Lawmakers vote to withhold most of OMB’s funding until it submits fiscal 2016 plan.
Each year, the president is required to deliver a budget proposal to Congress by the first Monday in February.
For the last several years running, however, President Obama has delivered his proposal from one to several weeks late. To House Republicans, this is unacceptable.
Tucked away in the 2015 Financial Services and General Government Appropriations bill the House approved Wednesday was a provision threatening to withhold a large portion of the funding for the Office of Management and Budget until it delivers the fiscal 2016 budget. The spending bill would refrain from giving OMB $52 million -- or 58 percent of its $89.3 million budget -- until the spending request is finalized.
The House Appropriations Committee said in its report on the bill the delay would encourage Obama and OMB to move the appropriations process along more quickly.
“While OMB has many responsibilities, the committee believes their most important one is preparing and submitting the budget request,” the committee wrote. “Delay in the submission of the request can result in the delay of drafting and approval of a budget resolution and appropriations bills. The committee believes in non-transition years, the administration should be held to the statutory deadline for submission of the budget request."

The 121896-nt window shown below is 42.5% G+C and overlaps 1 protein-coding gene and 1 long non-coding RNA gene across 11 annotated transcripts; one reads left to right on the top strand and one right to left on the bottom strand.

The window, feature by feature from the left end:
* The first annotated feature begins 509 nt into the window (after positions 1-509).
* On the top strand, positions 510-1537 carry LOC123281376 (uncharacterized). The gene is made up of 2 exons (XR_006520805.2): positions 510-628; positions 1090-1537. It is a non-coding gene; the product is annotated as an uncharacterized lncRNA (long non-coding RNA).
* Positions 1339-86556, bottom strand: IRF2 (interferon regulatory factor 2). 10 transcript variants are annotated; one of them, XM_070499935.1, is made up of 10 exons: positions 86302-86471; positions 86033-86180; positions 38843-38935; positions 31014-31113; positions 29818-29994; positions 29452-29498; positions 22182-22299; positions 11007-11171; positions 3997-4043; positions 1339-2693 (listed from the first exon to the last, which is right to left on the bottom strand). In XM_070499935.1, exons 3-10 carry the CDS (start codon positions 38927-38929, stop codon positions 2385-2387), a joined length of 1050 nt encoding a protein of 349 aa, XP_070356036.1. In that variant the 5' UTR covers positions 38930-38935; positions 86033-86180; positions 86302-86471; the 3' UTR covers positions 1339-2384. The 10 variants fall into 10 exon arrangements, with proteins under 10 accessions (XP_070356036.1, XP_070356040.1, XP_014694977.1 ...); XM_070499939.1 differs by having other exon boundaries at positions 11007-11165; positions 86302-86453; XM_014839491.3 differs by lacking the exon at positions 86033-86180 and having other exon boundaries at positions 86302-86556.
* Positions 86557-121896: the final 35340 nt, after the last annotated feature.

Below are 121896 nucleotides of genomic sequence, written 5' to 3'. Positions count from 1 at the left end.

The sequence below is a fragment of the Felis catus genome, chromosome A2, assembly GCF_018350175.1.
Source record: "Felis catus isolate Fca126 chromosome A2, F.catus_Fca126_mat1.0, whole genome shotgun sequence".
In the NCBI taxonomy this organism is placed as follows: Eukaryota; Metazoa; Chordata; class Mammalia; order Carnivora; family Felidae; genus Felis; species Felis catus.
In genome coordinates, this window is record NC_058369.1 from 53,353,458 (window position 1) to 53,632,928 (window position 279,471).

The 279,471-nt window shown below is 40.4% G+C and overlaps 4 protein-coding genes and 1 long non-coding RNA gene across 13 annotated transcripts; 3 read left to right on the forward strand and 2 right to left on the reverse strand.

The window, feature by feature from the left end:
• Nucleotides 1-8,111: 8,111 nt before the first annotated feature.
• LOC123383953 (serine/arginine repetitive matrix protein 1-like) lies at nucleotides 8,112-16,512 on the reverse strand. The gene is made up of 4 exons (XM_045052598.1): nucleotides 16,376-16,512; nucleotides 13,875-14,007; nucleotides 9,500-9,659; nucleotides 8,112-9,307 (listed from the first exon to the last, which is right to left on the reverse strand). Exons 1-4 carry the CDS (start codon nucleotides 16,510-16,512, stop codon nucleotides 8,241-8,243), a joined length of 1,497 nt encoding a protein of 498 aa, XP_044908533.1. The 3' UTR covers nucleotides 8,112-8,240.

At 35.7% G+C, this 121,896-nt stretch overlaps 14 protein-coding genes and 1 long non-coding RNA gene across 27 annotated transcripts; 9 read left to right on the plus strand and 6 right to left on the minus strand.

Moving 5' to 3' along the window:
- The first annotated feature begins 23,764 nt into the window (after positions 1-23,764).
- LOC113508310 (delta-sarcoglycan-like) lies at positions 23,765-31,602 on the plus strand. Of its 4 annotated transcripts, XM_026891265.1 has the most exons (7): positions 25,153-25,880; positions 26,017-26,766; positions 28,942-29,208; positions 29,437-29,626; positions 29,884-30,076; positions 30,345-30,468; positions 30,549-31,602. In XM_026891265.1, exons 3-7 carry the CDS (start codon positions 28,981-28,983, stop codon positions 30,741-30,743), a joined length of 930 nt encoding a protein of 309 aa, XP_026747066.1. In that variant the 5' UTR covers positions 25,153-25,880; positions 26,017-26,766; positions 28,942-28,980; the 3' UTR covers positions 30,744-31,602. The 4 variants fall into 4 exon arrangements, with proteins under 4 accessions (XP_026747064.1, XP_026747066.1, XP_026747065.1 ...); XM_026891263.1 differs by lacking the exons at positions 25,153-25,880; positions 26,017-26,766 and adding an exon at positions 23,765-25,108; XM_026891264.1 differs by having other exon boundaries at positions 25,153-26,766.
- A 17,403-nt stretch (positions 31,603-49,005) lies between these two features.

Obama’s fiscal 2016 budget is due Feb. 2, 2015, meaning even if OMB delivered the budget on time, it would have to wait 123 days from the beginning of the fiscal year to receive its full funding. On top of this, the bill funds OMB at $4 million less than Obama’s request for fiscal 2015.
The White House has threatened to veto the bill if it passes the Senate in its current form, citing the OMB provisions and a variety of additional cuts and policies included in it. The legislation would dramatically cut funding for the Internal Revenue Service, gut spending on federal buildings, require six-day mail delivery and slash the budget for White House staffers’ salaries.
In a “statement of administration policy,” White House advisers called the funding withholding “unnecessary.” It also criticized a “burdensome” provision of the bill that would require OMB to submit cost estimates to accompany every executive order.